EDINBURGH’S underground vaults have been described as one of the most haunted places in the world.
Unsubstantiated stories and myths abound about mysterious spectres and mad monks lurking in the cavernous bowels of the city’s Old Town.
Despite the popularity of these spooky tales, little evidence has ever been produced to prove the presence of the paranormal.
But now a radio producer believes she may have recorded proof of the existence of ghostly beings in the Capital.
Debbie McPhail unwittingly recorded a mysterious voice while making a programme in an underground vault when it was supposedly empty.
Mrs McPhail, a features producer for BBC Radio Scotland, took former rugby international Norrie Rowan into some of the reputedly haunted vaults, which he now owns.
The interview they recorded turned out to be unusable because of a sound that could be heard over it, which was later judged to be a mysterious voice speaking in Gaelic.
The radio producer said: "I am a cynical person by nature, especially about this sort of thing, but I just don’t have any explanation for this."
The team used the vault beneath South Bridge as the location for recording a historical programme called Underground Lives, which had nothing to do with ghosts. It was when Mrs McPhail played the tape back that the spooky voice became apparent.
Colleagues who also heard it reckoned the voice could have been in Gaelic, repeatedly saying "get out" or "go away".
Mrs McPhail explained: "I found the place so creepy, I let the presenter go down to do the interview himself.
"When I was listening back to it, I could hear Norrie Rowan [the vault owner] chatting and then I heard another voice.
"It was close by to the microphone because you can tell if voices are far away or not." The 38-year-old added: "I knew it wasn’t the presenter or Norrie because the voice had a slightly Irish accent. But I couldn’t understand why no-one responded to it.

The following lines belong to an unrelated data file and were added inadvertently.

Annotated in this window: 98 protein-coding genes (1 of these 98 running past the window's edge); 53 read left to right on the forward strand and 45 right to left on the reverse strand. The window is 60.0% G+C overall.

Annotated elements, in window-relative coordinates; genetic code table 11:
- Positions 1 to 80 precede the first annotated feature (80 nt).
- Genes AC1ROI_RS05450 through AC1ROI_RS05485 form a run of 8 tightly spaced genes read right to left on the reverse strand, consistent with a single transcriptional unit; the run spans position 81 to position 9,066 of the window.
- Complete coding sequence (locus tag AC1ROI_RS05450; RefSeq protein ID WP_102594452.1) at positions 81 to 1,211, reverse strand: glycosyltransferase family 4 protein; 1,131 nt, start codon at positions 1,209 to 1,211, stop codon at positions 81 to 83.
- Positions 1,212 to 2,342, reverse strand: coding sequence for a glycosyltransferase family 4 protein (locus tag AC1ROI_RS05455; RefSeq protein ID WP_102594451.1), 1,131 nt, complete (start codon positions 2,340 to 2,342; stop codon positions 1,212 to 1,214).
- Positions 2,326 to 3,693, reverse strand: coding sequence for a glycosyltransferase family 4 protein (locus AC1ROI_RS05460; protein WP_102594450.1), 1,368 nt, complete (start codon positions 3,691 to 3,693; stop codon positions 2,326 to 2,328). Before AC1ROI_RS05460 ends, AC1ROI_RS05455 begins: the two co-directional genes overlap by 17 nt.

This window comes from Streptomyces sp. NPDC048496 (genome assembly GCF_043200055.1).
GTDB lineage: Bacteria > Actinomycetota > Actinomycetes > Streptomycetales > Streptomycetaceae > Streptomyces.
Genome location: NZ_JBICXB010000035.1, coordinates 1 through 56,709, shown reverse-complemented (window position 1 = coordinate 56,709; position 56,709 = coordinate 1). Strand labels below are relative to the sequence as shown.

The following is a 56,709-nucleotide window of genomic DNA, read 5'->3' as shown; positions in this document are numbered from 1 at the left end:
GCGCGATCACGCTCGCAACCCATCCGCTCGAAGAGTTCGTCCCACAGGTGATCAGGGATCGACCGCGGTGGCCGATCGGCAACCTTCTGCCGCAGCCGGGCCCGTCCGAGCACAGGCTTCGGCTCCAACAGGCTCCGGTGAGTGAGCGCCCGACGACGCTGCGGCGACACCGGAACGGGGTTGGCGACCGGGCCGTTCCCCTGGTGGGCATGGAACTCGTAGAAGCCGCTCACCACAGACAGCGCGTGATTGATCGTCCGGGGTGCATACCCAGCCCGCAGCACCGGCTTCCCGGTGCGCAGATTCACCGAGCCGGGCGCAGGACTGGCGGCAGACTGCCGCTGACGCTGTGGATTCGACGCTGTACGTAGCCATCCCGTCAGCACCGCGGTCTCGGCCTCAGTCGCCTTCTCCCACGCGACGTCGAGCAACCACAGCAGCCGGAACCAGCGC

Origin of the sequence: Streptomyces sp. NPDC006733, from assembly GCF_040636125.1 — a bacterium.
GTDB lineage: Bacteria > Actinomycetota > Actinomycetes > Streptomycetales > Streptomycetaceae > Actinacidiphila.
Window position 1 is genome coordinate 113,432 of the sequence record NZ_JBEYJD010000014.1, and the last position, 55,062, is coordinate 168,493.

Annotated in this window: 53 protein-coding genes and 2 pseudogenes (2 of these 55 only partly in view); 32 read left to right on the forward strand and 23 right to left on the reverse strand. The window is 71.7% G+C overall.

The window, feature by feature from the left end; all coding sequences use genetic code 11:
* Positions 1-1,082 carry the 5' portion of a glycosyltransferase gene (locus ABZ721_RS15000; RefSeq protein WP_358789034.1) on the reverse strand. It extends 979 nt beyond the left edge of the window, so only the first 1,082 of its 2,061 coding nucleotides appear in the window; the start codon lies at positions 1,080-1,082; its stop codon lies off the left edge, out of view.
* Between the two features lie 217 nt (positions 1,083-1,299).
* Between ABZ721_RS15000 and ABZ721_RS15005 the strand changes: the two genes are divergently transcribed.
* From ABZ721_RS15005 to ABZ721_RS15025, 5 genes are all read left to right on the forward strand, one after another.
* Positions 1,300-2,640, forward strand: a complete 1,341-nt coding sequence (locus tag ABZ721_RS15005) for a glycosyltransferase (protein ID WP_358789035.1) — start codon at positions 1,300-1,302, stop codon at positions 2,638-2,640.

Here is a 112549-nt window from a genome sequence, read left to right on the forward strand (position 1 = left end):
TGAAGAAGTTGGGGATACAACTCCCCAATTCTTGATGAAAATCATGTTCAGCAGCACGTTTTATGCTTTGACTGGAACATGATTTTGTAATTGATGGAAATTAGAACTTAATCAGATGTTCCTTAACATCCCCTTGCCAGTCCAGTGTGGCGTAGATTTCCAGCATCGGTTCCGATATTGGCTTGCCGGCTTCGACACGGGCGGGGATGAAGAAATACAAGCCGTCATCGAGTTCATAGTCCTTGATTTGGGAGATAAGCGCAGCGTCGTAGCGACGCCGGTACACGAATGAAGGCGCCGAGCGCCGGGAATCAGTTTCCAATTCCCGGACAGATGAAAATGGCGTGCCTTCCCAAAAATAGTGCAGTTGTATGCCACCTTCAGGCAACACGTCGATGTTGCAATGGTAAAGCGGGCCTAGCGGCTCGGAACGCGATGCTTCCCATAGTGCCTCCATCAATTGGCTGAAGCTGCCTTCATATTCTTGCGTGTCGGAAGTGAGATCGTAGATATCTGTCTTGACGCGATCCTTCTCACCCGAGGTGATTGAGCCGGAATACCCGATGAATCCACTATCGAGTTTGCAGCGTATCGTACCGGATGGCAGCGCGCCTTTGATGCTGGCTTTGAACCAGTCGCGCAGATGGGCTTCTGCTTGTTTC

"When the presenter came back up I asked him who they had met in the vault and he said nobody. My husband thought it could be Gaelic and I asked a colleague who spoke the language and she said they could be saying ‘get out’ or ‘go away’.
"I have no reason to doubt it. You could sit forever and make explanations for it, but it’s there on the disc and that’s good enough for me."
Mr Rowan, 51, insisted it would not put him off going back underground.
"The place is supposed to be haunted but I’ve never seen anything down there or heard any strange voices.
"In all the time I’ve spent there I have never seen what you might call a ghost. " And he joked: "I am probably the most scary thing down there ."
Gordon Stewart, assistant director at Mercat Tours, which conducts visits around the vaults by university-trained historians, said there was a high level of unexplained activity.
"It is an unusual story and quite chilling. I think it could be the first time anything like this has been recorded in Edinburgh.
" I’m not saying this proves the existence of ghosts but it is intriguing."
Of the hundreds of reported sightings , the most popular is of the boy who pulls the leg or sleeve of visitors, and Mr Boots, a "nasty piece of work" who has been said to push people, whisper obscenities in their ears and stomp around the vaults’ corridors.
Mr Stewart added: "Psychics have reported a nasty individual occurring there. That would tie in with the voices appearing to shout ‘get out’.
"People who come on our tours have been scratched, had their hands jostled and come into contact with unknown things.
"They often think we have hidden effects or people around who touch them, but that is not the case at all. "
Dr Paul Stevens, a research fellow at Edinburgh University’s Koestler Parapsychology unit, said: " One explanation may be that it’s been picked up by the equipment being used when the man was being interviewed."
He added: "The other explanation is someone could be playing a prank. In addition to that, the vaults are not mapped in places and you don’t know what walls are backing on to.
"At one time someone there thought they were hearing strange sounds, but the wall actually backed on to a massage parlour and that was where the funny noises were coming from.
"It is very creepy down there, so even water dripping can sound like footsteps."